Kirt's Cogitations™ #174
These original Kirt's Cogitations™ may be reproduced
(no more than 5, please) provided proper credit is given to me, Kirt Blattenberger.
here to return to the Table of Contents.
Cog·i·ta·tion [koj-i-tey'-shun] – noun: Concerted
reflection; meditation; contemplation.
Kirt [kert] – proper noun: RF Cafe webmaster.
Voxels are the way of the future for search engines designed to
mine for 3-dimensional objects across the web. Car parts, furniture, art collection object, or just about anything
represented by a 3-D vector file format. Researchers at Purdue University have created a method whereby inputting
a 3-dimensional sketch of, say, a football, will result in files containing objects that have a shape close to
that of a football.
For the system to work, cooperative users must make the 3-D files available for searching. The most likely
early adopters will be manufacturers and distributors with inventories of solid parts, like aircraft, automotive,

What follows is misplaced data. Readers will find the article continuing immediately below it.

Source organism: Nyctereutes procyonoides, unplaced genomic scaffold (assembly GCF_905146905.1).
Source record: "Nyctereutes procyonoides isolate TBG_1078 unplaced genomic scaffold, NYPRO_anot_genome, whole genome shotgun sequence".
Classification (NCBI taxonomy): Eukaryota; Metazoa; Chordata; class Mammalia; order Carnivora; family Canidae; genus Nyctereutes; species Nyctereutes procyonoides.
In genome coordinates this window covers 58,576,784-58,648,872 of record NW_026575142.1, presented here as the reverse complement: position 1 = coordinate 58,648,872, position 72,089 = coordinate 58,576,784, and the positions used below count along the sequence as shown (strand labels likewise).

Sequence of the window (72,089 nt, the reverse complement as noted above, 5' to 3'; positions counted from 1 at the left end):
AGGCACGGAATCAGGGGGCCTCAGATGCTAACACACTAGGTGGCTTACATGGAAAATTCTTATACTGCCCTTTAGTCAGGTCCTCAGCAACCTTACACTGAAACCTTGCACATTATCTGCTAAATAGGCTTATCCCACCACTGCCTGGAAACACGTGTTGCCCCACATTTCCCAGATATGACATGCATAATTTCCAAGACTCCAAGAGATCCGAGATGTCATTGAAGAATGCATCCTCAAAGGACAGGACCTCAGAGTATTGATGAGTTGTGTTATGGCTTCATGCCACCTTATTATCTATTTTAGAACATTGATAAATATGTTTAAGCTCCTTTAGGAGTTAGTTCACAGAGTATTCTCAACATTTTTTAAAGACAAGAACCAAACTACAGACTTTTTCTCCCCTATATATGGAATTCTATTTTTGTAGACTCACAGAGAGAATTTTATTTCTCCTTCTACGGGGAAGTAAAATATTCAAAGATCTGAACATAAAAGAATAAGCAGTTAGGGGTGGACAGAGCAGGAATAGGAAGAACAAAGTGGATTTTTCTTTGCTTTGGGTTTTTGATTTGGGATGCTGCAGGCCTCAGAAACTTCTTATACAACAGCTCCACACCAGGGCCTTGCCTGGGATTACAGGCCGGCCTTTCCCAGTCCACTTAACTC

appliance, tool, plumbing, and furniture products. Once a standard is defined, a whole new dimension (pun
intended) of resources will be available to folks looking for parts that can be described by what will become a
simple 3-D sketching interface.
Today's search engines perform what can loosely be described as a 1- or
2-dimensional search for images. Even so, the image pixels themselves are not actually scanned for content, but
relies on file names and descriptive "Alt" text to clue in the search engine. That is where the voxel comes in.
Whereas a pixel represents a color and a location in an image, a voxel represents a volume (hence the "V" in
voxel) at a given point in the solid object. Since both the presence and absence of material is represented, a 3-D
search engine can tell the difference between a disk with rounded edges and a toroid that is basically the same
shape, only with a hole in the middle.
Thomas Funkhouser, a Princeton University professor, has put a 3-D search engine
(sketch applet by
Takeo Igarashi) on the Web that lets the user sketch an object using a computer mouse, add a text
description, then search for similar models in design databases. Once there, click on the Text & 3-D Sketch link,
and play around with the application. I sketched a hollow bowl and it found bowls and pots without entering any
text keywords - amazing.